"Nice to meet you," Seth says as they shake hands.

"Seth just dropped by to catch up," Alex explains.

"Yeah, I felt bad interrupting his writing time," Seth says.

Alex would like nothing more than for Seth to keep his mouth shut. Or to disappear completely. He had hoped Trevor would never have to know about their recent contact; he also knows that Trevor read his novel in-depth and knows every detail of Alex's relationship with Seth. He can only imagine what Trevor must be thinking right now.

"Can I talk to you for a second?" Trevor asks.

Seth is already up and out of his seat. "I'll give you guys a minute." He grabs his drink and slips away from the table.

"He came looking for you? How did he find you?" Trevor asks.

"He just showed up at my place." But before he goes any further with that half-truth, Alex thinks it best to come clean. "I ran into him a while ago, when I had my book signing in Portland. He had read the book and came to see me because he was mad about what I'd written."

"Why didn't you tell me?"

"I didn't think there was anything to tell. It was weird, and--I don't know."

Trevor processes that silently. Alex isn't sure what is going on, but the whole thing feels off.

"So he turns up again and you guys are going for coffee together?" Trevor asks.

Alex can't lie. Keeping his renewed contact with Seth a secret has been difficult enough; rewriting the whole story for Trevor's benefit--or his own, he isn't even sure--seems far too draining now.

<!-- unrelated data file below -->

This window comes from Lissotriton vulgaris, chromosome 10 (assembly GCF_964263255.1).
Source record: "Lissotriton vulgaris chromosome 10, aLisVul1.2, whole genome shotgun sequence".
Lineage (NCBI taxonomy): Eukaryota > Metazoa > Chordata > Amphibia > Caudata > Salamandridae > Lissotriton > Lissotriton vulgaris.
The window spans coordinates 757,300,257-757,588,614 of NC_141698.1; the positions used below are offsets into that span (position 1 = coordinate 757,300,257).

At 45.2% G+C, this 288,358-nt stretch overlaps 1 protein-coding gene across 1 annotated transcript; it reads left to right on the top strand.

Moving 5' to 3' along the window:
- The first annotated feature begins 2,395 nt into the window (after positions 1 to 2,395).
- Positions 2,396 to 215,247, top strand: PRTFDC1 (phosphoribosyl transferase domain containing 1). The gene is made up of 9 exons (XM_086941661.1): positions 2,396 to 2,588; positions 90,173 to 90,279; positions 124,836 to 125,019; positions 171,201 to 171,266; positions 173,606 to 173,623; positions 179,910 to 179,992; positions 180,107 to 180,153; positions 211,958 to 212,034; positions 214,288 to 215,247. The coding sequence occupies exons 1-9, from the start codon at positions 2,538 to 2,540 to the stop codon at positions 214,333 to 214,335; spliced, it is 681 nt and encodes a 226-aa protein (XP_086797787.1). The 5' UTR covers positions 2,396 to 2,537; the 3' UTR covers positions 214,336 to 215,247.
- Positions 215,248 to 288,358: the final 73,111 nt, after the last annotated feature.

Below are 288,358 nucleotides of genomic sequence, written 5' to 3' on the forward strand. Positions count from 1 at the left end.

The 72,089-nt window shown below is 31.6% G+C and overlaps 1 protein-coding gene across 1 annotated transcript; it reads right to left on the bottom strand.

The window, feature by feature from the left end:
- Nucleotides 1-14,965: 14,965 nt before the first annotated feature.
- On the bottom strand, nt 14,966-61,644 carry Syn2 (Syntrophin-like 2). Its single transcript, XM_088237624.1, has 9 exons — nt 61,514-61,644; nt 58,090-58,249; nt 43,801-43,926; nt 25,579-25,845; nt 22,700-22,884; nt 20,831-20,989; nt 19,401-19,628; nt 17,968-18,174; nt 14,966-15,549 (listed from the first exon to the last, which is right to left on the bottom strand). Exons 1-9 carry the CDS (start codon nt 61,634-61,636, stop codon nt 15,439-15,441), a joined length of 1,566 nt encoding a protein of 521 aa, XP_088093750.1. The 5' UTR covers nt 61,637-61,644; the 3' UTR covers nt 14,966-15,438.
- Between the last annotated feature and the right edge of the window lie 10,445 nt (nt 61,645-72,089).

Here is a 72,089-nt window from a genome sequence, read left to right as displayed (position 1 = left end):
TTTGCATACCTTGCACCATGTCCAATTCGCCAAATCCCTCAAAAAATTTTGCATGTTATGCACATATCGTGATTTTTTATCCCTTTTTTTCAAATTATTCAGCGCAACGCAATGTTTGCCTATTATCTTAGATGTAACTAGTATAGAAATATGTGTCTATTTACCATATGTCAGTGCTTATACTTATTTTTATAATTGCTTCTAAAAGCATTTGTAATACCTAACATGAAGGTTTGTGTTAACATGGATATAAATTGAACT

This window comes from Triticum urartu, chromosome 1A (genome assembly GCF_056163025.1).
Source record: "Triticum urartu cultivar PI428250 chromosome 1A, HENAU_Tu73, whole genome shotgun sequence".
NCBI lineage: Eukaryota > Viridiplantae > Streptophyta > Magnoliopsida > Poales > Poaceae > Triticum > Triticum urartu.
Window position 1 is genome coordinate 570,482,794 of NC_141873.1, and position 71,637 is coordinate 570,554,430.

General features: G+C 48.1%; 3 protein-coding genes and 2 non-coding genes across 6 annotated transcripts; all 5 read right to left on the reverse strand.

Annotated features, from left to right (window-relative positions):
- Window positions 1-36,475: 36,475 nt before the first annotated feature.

"He's been here before. Last summer, when you were in New York, he showed up wanting to apologize."


"And what?"

"What else? There seems to be a lot of stuff I've missed," Trevor says, his words soaked in condemnation. "Why wouldn't you tell me about any of this?"

"I didn't want to dwell on it, I guess. Trevor, if you're thinking--nothing has happened. Nothing."

He can see that he is losing Trevor, though. It doesn't matter what truths he tells now, after all the months and months of omissions.

"I'm sorry I didn't tell you," Alex says. "It was stupid of me to think I shouldn't." He reaches for Trevor's hand.

Trevor backs away. "You know, now it makes a lot more sense why you forgave me so quickly for lying about…" He hesitates, then drops his voice. "…my movies. Because you were keeping secrets of your own."

"This is different. It's so different."

"Really?" Trevor takes another step backward, putting a decisive space between them. "We'll talk about this later, okay? Get back to your date."

Alex wants to go after him, but he knows that he won't be able to do any good right now. He watches Trevor walk right past Seth and leave the coffeehouse, and he wonders why he ever thought it would be a good idea to keep any of this secret.


"Your business--all of it--is in perfectly good hands with us," Josh says to the two executives.

Lauren cannot believe what she is hearing. These people want her and Josh to score drugs for them, and he is actually considering it? There has to be a clean way out of this.

She opens her mouth to speak, but she only makes it as far as, "I don't really think--"

Josh grabs her arm and practically yanks her out of her seat.